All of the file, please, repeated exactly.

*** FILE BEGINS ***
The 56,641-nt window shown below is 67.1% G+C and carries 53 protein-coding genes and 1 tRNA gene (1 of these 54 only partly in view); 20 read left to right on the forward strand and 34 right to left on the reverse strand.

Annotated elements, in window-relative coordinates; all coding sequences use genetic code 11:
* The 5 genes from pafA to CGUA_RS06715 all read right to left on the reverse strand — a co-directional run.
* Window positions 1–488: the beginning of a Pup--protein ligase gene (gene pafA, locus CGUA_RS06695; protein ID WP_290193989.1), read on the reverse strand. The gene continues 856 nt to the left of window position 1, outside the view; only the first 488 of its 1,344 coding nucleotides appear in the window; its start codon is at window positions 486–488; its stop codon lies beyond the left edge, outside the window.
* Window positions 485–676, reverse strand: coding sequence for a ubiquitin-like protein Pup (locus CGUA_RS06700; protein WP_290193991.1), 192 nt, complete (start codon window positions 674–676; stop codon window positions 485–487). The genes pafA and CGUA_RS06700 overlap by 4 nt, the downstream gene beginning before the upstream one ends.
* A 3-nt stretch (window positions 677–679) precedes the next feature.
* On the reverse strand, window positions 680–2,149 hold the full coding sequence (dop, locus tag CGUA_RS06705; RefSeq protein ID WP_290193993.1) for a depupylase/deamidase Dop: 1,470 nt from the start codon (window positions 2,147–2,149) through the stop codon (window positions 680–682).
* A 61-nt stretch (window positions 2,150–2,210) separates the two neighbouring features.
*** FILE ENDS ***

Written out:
The 56,641-nt window shown below is 67.1% G+C and carries 53 protein-coding genes and 1 tRNA gene (1 of these 54 only partly in view); 20 read left to right on the forward strand and 34 right to left on the reverse strand.

Annotated elements, in window-relative coordinates; all coding sequences use genetic code 11:
* The 5 genes from pafA to CGUA_RS06715 all read right to left on the reverse strand — a co-directional run.
* Window positions 1–488: the beginning of a Pup--protein ligase gene (gene pafA, locus CGUA_RS06695; protein ID WP_290193989.1), read on the reverse strand. The gene continues 856 nt to the left of window position 1, outside the view; only the first 488 of its 1,344 coding nucleotides appear in the window; its start codon is at window positions 486–488; its stop codon lies beyond the left edge, outside the window.
* Window positions 485–676, reverse strand: coding sequence for a ubiquitin-like protein Pup (locus CGUA_RS06700; protein WP_290193991.1), 192 nt, complete (start codon window positions 674–676; stop codon window positions 485–487). The genes pafA and CGUA_RS06700 overlap by 4 nt, the downstream gene beginning before the upstream one ends.
* A 3-nt stretch (window positions 677–679) precedes the next feature.
* On the reverse strand, window positions 680–2,149 hold the full coding sequence (dop, locus tag CGUA_RS06705; RefSeq protein ID WP_290193993.1) for a depupylase/deamidase Dop: 1,470 nt from the start codon (window positions 2,147–2,149) through the stop codon (window positions 680–682).
* A 61-nt stretch (window positions 2,150–2,210) separates the two neighbouring features.